1. Home
  2. Legal
  3. Joint Tenancy & Tenancy in Common – Explained
  1. Home
  2. All Topics
  3. Joint Tenancy & Tenancy in Common – Explained

Joint Tenancy & Tenancy in Common – Explained

10. What types of co-ownership interests exist in property?

It is very common for individuals (particularly family members) and businesses to own property collectively. The most common forms of co-ownership of property are as follows:

•    Joint Tenancy – All owners of the real property are indicated on the title and each owns an equal an undivided interest in the property. There is a “right of survivorship” among owners. The interests of all owners are unified, so that when one owner passes away the other owners acquire the deceased owner’s interest. If any owner seeks to sell or transfer her interest in the property, the joint tenancy is broken and the ownership becomes a tenancy in common.

•    Tenancy in Common – Each owner owns a specific percentage of the property. This percentage of ownership is separate from other owners’ interest. The ownership interest is not unified; rather, it is “divisible”. Any owner can sell her ownership interest and there is no right of survivorship. If the owner passes away, her ownership interest passes to her heirs and assigns. The remaining owners do not acquire the deceased owner’s interest.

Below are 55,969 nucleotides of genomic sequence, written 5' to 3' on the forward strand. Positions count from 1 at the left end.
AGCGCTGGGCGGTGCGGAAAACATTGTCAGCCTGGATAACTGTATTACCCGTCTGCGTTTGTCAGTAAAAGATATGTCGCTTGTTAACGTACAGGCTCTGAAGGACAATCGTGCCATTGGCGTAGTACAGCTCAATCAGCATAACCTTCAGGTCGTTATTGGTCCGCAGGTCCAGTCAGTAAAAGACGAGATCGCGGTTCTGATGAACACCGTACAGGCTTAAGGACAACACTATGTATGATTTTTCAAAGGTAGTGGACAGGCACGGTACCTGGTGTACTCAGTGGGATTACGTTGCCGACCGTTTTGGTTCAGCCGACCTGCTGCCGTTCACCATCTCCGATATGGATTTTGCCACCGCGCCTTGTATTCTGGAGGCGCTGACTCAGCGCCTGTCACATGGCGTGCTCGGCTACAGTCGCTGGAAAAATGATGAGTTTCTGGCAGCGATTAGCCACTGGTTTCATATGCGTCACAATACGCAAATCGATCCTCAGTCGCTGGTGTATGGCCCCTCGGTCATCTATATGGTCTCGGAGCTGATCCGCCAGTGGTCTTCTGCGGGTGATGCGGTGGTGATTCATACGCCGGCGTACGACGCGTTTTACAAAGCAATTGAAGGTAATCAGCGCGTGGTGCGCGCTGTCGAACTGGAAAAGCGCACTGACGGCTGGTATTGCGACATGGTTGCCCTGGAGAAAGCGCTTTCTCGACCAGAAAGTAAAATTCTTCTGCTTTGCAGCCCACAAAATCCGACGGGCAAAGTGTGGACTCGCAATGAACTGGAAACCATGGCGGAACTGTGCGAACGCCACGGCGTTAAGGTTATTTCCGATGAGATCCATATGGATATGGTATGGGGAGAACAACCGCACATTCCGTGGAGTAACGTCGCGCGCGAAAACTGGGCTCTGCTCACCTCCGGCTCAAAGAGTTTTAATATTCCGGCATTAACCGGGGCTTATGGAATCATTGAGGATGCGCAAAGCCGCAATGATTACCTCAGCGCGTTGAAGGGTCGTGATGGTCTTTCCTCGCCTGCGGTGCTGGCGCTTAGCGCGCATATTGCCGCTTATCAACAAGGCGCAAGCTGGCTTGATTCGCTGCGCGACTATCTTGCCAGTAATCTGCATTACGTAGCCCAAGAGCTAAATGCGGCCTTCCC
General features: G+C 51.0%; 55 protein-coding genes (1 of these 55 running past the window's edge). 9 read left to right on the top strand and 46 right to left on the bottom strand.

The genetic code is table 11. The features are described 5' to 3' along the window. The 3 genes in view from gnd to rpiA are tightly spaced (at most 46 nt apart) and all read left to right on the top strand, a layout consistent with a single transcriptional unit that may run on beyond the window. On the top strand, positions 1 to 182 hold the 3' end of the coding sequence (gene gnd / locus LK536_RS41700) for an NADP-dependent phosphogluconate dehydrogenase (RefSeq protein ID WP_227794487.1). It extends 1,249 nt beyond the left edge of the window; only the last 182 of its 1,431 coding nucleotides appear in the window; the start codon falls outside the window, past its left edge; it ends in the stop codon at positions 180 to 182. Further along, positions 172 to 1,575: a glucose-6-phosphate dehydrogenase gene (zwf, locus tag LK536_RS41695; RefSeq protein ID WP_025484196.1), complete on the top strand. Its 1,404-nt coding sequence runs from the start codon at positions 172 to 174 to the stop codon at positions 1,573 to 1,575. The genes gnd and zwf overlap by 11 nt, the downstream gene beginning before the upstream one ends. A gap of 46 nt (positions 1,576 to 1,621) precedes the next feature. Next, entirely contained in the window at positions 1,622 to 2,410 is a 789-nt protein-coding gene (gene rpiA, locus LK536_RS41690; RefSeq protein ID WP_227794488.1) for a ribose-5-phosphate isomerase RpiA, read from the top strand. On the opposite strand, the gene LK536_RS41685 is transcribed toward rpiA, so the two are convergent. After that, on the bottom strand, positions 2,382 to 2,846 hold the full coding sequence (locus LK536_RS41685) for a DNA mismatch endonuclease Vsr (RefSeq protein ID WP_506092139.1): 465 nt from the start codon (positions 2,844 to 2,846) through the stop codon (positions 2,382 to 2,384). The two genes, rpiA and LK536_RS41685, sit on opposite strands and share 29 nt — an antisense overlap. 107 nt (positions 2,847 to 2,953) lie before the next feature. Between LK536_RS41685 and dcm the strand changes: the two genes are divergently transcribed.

•    Tenants by the Entirety – This is a method of joint ownership in property by married spouses. Each spouse owns and equal and undivided interest in the real property. There is a right of survivorship, so either spouse will inherit complete ownership of the property when the other spouse passes. The land passes automatically without having to go through probate. Neither spouse may transfer the property without the other spouse’s consent. There is a presumption of tenancy by the entirety in most states, unless the deed or title indicates that only one spouse is the owner of the property.

⁃    Practice Question: Elaine and Jerry are co-owners of property that they use in their business venture. They own the property as joint tenants. What happens to the property if either Jerry or Elaine pass away?

 

Was this article helpful?

Related Articles

Add A Comment